Methods

Natural killer (NK) cell isolation

Blood was drawn from each subject (Table 2) using a protocol approved by the University of North Carolina School of Medicine Institutional Review Board for Biomedical Research. In addition, written informed consent was provided by each study participant. For flow cytometry surface marker experiments and protein analysis peripheral blood mononuclear cells were enriched for NK cells as previously described [2] using the RosetteSep® Human NK Cell Enrichment Cocktail (Stemcell, Vancouver, British Columbia. For the cytotoxicity assay, NK cells were isolated from PBMCs using Dynabeads NK isolation kits (Dynabeads Untouched Human NK Cells, Invitrogen) according to the supplier’s instruction as previously described [13] NK cells were resuspended in RPMI 1640 with L-Glutamine (Gibco, Invitrogen, Grand Island, NY, USA) with 10% FBS (Gibco) and 1% Pen/Strep (Gibco).

Table 2. Characteristics of the healthy, nonsmoking volunteers (without previous viral infection)

NK cell stimulation

NK cells (at a concentration of 106cells/ml, using 1×105 cells/condition for flow cytometry analysis of surface marker expression, PCR and protein analysis and 2×105 cells/condition for the cell-mediated cytotoxicity assay) were incubated at 37°C for 18–20 hours in RPMI complete medium with vehicle, pI:C (Sigma, St. Louis, MO, USA, at 10 μg/mL), diesel exhaust particulates (DEP, 10 μg/ml) or pI:C+DEP. DEP were generated as previously described with a 30-kilowatt (kW) four-cylinder Deutz BF4M1008 diesel engine connected to a 22.3-kW Saylor Bell air compressor to provide a load [28,51]. DEP was stored in Hank’s Buffered Salt Solution (HBSS) at −20°C. To achieve a homogenous particle suspension, after thawing, DEP was sonicated for 90 seconds immediately prior to use. Following stimulation for surface marker and cytokine analysis, samples were centrifuged at 500 g, 4°C for 5 minutes to pellet the cells. Supernatants were decanted and stored at −20°C for subsequent analysis of mediators.

Flow cytometry analysis

NK cells were resuspended and washed in 1 mL flow staining buffer (1% heat-inactivated FBS and 0.09% sodium azide in Dulbecco’s phosphate buffered saline without magnesium or calcium), then stained in the dark for 20 minutes at room temperature with CD3-APC/Cy7 (Biolegend, Tokyo, Japan), CD56-PE (BD Biosciences, Franklin Lake, NJ), CD16-FITC (Beckman-Coulter, Brea, CA), CXCR3-PerCP/Cy5.5 (Biolegend, Tokyo, Japan), and NKG2D-APC (Biolegend, Tokyo, Japan), similar to our previous study [2]. After fixation in 0.5% paraformaldehyde, samples were analyzed by flow cytometry (BD LSRII, BD Biosciences) within 24 hours of fixation. Data were analyzed with BD FACS Diva software (BD Biosciences, Franklin Lake, NJ).

Protein analysis

Interleukin (IL)-1β, IL-2, IL-4, IL-5, IL-8, IL-10, IL-12p70, IL-13, IFN-γ, and TNF-α protein in the cell supernatants were analyzed with a Meso Scale Discovery Th1/Th2 10-plex tissue culture kit (Meso Scale Discovery, Gaithersburg, MD). Granzyme B and perforin levels were assessed in separate ELISA assays using commercially available kits (Diaclone ELISA kits (Gen-Probe, San Diego, CA, USA) according to the vendor’s instruction. Control experiments were conducted in which cytokine standards supplied with the ELISA kit were mixed with DEP and assessed for cytokine levels to assure no interference of DEP with the analysis (data not shown).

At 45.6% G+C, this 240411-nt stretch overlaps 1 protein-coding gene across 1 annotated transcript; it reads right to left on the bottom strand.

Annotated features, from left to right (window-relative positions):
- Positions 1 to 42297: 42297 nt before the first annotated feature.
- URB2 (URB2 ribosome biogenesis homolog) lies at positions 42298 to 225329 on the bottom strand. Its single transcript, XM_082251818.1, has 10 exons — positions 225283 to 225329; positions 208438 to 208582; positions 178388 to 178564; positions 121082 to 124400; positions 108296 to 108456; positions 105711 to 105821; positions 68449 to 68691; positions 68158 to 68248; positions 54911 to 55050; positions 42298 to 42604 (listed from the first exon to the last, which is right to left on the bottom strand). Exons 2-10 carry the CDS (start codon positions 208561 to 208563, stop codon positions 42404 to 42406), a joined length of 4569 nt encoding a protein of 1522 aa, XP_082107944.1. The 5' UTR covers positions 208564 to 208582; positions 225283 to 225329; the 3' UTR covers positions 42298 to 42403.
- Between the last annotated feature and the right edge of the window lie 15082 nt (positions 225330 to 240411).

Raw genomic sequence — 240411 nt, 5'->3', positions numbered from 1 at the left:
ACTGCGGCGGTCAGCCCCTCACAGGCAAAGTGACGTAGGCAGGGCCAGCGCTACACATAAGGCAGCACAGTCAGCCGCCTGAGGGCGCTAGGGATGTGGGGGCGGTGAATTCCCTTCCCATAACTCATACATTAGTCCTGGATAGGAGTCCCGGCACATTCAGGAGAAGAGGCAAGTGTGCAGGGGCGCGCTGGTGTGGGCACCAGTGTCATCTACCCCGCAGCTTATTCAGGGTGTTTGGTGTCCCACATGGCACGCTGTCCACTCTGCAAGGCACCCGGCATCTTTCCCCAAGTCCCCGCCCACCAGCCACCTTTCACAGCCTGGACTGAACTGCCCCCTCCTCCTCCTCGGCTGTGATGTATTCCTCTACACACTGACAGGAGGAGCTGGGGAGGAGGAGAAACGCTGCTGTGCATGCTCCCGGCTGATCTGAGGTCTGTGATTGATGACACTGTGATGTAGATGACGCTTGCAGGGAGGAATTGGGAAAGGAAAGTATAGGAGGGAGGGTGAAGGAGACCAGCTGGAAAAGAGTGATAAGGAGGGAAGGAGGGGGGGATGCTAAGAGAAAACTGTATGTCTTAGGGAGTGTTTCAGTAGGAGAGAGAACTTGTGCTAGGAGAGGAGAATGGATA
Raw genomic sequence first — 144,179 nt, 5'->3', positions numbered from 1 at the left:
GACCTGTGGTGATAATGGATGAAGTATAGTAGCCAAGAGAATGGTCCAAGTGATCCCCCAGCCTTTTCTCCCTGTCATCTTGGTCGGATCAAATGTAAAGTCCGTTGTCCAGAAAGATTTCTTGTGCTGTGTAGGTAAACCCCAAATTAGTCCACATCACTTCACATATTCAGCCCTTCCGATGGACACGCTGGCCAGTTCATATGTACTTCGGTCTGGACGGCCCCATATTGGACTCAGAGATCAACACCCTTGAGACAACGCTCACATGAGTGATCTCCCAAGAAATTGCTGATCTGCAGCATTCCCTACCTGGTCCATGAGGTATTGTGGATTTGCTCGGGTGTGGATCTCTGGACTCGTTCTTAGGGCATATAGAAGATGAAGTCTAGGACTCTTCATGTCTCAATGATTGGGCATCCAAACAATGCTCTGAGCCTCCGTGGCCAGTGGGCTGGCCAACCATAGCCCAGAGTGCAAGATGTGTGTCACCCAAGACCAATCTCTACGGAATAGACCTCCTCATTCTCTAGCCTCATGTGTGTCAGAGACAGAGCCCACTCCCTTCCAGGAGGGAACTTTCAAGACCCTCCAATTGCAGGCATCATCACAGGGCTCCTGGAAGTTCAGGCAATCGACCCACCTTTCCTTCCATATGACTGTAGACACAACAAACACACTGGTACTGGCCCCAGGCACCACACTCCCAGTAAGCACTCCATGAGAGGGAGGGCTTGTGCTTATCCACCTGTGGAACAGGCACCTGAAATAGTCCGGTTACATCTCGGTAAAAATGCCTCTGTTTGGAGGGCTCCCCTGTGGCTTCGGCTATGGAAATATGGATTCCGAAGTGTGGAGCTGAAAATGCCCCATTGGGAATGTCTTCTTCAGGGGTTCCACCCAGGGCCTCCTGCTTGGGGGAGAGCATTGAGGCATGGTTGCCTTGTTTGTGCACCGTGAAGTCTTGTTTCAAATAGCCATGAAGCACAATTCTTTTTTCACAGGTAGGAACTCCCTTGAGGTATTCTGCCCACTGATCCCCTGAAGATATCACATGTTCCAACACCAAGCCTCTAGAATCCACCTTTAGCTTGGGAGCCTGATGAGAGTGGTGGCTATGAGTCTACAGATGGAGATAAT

Gene expression

Gene expression of granzyme B and perforin was measured via real-time quantitative PCR as previously published [52] and normalized to the reference gene 18-S.

Cell-mediated cytotoxicity assay

After NK stimulation with pI:C, DEP, or pI:C+DEP for 18–20 hours, NK cells were analyzed using the 7-AAD/CFSE Cell-Mediated Cytotoxicity Assay Kit (Cayman Chemical Company, Ann Arbor, MI, USA) according to the supplier’s instructions. The human erythromyeloblastoid leukemia cell line K562 was used as target cells and was added to the stimulated NK cells (ratio of NK:target cells= 5:1) for 3 hrs.

Data analysis

Differences between treatment and control were assessed with Wilcoxon Signed Rank Test. Effect of DEP on pI:C induced changes were tested with paired nonparametric t test. p<0.05 was considered as statistically significant. N=9 for surface marker, cytokine release, and gene expression and n=5 for the cytotoxicity assay.

Abbreviations

BMI: Body mass index; CD: Cluster of differentiation; DEP: Diesel exhaust particles; IFN: Interferon; IL: Interleukin; MIC: MHC class I polypeptide-related sequence; NK: Natural killer; PBMC: Peripheral blood mononuclear cell; pI:C: Polyriboinosinic acid-polyribocytidylic acid; TNF: Tumor necrosis factor; ULBP: UL16-binding proteins.

Competing interests

The authors have no conflicts of interest to disclose.

Authors’ contributions

LM: conduction of cytotoxicity assay, data analysis, data organization, statistical analysis, manuscript preparation. CVEC: study design, sample processing and analysis, data organization, analysis, and manuscript preparation. MWH: conduction of cytotoxicity assay. TLN: Manuscript preparation. IJ: Study P.I., design and oversight of study design, and manuscript revision. All authors read and approved the final manuscript.

Acknowledgements

Many thanks to: Wenli Zhang for technical assistance; Aline Kala, Martha Almond, Carole Robinette, and Margaret Herbst for subject recruitment.

Loretta Müller is supported by a personal grant from the Swiss National Science Foundation. This research was supported by grants from the National Institute of Environmental Health Sciences (R01 ES013611, T32 ES007126). Although the research described in this article has also been funded in part by the United States Environmental Protection Agency through cooperative agreement CR83346301 with the Center for Environmental Medicine, Asthma and Lung Biology at the University of North Carolina at Chapel Hill, it has not been subjected to the Agency's required peer and policy review, and therefore does not necessarily reflect the views of the Agency and no official endorsement should be inferred.